According to Fairhead, the strongest case for more significant change was in this area of oversight, where a ‘fault line’ continued to lie in the blurred accountabilities between the Trust and the Executive board.“And that’s why we want to propose reform,” she declared. “Responsibilities for strategy, financial and operational management need to sit with the BBC Executive – to allow them to respond to a rapidly changing environment. Responsibilities for regulation and broader accountability need to sit at one remove. That way, there should be no possibility of vagueness or uncertainty about who will be held responsible for what, when the chips are down. At a minimum, we would want to propose some reform of the current model. To keep the Trust as part of the BBC but to be much more specific, in any future Charter, that its responsibilities were focused more clearly on regulation and accountability, with strategy and oversight left to the Executive Board,” she advised.
Fairhead said the cleanest form of separation would be to transfer the Trust’s responsibilities for regulation and accountability to an external regulator. “And that’s an approach we want to explore further. I think it’s the front-runner. In this model, the BBC would need to establish a stronger unitary Board, with an independent chairman and a majority of non-Executive Directors. They would take sole responsibility for running the BBC and its corporate governance. They would have their own responsibilities to listen and respond to their most important stakeholder – the British public. And the Non-Executives would need to have access to independent research and advice,” she noted. The external regulator would have responsibility for all matters of regulation and those matters of Licence Fee Payer representation which require a broader, more regulatory perspective.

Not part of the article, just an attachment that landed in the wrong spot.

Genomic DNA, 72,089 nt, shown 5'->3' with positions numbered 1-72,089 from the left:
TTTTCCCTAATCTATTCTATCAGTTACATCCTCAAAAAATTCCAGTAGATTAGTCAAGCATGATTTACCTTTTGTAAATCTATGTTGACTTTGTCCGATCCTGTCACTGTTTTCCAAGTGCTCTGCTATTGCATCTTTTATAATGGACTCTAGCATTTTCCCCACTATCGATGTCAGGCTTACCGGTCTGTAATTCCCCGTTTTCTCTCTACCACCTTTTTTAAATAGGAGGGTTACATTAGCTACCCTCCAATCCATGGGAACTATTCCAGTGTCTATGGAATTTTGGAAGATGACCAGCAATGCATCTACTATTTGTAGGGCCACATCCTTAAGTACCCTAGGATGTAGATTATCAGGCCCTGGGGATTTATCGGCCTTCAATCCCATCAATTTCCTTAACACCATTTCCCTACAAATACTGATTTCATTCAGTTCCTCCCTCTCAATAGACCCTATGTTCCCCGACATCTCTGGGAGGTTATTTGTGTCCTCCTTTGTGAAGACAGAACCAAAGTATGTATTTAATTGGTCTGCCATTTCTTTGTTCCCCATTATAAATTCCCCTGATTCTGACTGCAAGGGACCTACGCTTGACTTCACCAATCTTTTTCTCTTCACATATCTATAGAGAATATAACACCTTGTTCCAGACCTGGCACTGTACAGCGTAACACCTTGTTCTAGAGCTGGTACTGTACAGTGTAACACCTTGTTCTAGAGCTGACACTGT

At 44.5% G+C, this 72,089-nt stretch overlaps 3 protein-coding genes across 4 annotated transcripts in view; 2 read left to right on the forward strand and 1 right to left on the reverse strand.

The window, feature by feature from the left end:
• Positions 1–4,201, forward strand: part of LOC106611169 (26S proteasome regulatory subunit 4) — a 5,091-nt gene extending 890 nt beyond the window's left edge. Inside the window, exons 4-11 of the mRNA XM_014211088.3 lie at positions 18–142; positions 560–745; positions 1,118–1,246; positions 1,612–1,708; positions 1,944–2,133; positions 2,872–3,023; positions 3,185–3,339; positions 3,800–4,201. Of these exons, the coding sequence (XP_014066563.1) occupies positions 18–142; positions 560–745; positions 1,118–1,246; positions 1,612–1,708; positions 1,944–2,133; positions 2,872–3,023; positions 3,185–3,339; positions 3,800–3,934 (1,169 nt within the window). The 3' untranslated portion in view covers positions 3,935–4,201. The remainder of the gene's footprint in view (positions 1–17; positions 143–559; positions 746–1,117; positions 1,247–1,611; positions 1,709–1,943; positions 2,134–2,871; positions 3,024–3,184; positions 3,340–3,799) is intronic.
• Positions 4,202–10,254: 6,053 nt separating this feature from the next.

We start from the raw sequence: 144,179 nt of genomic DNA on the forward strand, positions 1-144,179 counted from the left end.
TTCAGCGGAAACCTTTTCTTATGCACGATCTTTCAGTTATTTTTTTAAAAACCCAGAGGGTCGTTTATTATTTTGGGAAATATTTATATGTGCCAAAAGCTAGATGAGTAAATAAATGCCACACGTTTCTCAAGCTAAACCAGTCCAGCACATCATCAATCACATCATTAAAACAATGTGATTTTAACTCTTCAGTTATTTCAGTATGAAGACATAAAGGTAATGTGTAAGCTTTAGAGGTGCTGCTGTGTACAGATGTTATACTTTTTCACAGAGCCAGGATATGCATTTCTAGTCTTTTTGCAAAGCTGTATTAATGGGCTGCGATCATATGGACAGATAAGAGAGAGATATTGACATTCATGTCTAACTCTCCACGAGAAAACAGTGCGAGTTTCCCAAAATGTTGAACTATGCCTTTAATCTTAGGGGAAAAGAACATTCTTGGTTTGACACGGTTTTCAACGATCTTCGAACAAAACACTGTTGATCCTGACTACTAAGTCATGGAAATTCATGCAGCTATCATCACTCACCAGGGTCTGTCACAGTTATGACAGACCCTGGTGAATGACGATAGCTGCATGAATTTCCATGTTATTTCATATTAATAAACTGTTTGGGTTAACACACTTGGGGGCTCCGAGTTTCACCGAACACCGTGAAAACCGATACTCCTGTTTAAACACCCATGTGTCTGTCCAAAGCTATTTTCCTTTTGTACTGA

“This model needs to be tested thoroughly. It does provide maximum clarity about who is accountable. But for it to work, the regulator would need to have fairly strong powers and levers – to hold the BBC to its public purposes and to the standards that audiences expect; and to prevent undue damage to the commercial market. The BBC Board and its regulator would need to be able to act as a protective buffer between Government and management, to ensure the organisation’s independence. There would need to be some structure for ensuring the BBC served audiences in all the UK’s Nations and regions,” she noted.
“The Trust is convinced that, in this or any model, there needs to be a bespoke regulator for the BBC, given the higher expectations that audiences have for its editorial and creative standards and the particular concerns that exist about its market impact and fair trading. There should be a single body responsible for setting those standards for the BBC, licensing and regulating its activities, and holding it to account for the way it spends public money,” she stated.
According to Fairhead, this was why the Trust had some concerns about the Select Committee’s proposal for a Public Service Broadcasting Commission. “We question its ability to exert real authority if it were unable to set BBC service licences and editorial standards. And carving up the licence fee may weaken the direct line of ownership and accountability that runs between the public and the BBC,” she warned.
Fairhead has been under pressure in recent days to relinquish either her Trust role or her job with HSBC – paying €15,000 a day – as the bank has been embroiled in a UK tax evasion controversy.